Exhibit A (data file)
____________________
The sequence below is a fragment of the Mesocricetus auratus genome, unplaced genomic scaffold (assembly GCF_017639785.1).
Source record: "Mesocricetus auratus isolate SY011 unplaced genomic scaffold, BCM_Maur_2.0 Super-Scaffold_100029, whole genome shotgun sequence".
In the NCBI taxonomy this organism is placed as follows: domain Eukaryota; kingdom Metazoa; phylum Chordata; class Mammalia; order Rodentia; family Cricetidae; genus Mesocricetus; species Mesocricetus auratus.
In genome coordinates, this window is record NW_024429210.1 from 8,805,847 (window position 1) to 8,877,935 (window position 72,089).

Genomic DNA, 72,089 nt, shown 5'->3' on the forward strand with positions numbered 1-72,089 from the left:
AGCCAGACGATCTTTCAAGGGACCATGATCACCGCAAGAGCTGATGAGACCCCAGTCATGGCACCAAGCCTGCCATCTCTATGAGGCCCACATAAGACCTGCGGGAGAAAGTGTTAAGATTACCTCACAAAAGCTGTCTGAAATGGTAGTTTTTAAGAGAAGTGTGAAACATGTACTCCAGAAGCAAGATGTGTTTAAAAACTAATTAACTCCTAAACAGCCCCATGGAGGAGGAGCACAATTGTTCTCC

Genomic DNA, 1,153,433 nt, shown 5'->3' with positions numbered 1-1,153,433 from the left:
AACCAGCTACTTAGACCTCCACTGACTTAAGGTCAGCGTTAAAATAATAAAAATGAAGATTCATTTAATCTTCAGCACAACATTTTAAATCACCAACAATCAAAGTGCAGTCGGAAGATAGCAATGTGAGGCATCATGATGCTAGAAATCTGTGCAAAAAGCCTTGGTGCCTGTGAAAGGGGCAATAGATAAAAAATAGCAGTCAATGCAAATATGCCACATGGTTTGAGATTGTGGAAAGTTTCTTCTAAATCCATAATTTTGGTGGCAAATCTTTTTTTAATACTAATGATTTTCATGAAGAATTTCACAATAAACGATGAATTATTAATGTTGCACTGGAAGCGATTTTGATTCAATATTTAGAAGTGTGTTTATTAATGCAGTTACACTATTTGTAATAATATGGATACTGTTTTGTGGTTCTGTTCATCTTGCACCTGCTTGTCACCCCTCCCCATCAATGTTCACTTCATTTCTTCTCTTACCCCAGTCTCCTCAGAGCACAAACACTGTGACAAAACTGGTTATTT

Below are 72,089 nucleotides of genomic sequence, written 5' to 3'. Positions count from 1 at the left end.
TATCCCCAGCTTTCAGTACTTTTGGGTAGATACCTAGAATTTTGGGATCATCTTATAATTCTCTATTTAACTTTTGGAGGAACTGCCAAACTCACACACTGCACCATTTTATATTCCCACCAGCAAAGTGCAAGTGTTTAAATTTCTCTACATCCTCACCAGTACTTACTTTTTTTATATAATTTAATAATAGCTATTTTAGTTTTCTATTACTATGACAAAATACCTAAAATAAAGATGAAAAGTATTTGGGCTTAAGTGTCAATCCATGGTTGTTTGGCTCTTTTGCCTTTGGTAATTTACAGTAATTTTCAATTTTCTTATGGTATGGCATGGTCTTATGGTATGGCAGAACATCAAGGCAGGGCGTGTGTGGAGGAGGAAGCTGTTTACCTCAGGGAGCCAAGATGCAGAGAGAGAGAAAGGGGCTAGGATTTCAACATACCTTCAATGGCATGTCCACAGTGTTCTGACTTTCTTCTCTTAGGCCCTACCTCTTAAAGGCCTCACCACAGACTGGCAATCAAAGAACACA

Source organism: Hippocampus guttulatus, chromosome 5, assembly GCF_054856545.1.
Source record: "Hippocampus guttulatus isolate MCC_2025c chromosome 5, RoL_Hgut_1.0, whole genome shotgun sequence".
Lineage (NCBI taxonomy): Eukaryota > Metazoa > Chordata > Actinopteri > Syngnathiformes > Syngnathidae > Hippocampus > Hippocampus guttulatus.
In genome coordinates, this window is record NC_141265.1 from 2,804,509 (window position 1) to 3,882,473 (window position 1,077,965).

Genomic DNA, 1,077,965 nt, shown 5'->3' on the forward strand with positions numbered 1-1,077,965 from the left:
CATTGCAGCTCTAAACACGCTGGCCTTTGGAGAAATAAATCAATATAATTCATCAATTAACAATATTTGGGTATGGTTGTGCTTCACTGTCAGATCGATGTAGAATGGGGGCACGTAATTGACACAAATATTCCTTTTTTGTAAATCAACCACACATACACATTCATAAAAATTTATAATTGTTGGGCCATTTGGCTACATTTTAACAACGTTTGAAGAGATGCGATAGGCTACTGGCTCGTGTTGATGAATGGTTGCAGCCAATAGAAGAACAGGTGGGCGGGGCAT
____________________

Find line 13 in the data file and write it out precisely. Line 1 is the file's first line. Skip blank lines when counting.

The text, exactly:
Lineage (NCBI taxonomy): Eukaryota > Metazoa > Chordata > Actinopteri > Syngnathiformes > Syngnathidae > Hippocampus > Hippocampus guttulatus.